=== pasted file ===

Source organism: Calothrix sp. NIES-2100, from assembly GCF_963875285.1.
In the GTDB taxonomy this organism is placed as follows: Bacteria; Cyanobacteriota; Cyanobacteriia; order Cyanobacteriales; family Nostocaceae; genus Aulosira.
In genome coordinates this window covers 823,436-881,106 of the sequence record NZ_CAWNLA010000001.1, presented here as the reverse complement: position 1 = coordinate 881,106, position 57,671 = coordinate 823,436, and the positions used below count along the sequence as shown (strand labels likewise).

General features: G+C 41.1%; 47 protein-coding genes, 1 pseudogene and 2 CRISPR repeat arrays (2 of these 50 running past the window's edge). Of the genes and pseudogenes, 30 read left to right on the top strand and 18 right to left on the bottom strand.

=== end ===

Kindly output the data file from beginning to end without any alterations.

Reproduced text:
Source organism: Calothrix sp. NIES-2100, from assembly GCF_963875285.1.
In the GTDB taxonomy this organism is placed as follows: Bacteria; Cyanobacteriota; Cyanobacteriia; order Cyanobacteriales; family Nostocaceae; genus Aulosira.
In genome coordinates this window covers 823,436-881,106 of the sequence record NZ_CAWNLA010000001.1, presented here as the reverse complement: position 1 = coordinate 881,106, position 57,671 = coordinate 823,436, and the positions used below count along the sequence as shown (strand labels likewise).

General features: G+C 41.1%; 47 protein-coding genes, 1 pseudogene and 2 CRISPR repeat arrays (2 of these 50 running past the window's edge). Of the genes and pseudogenes, 30 read left to right on the top strand and 18 right to left on the bottom strand.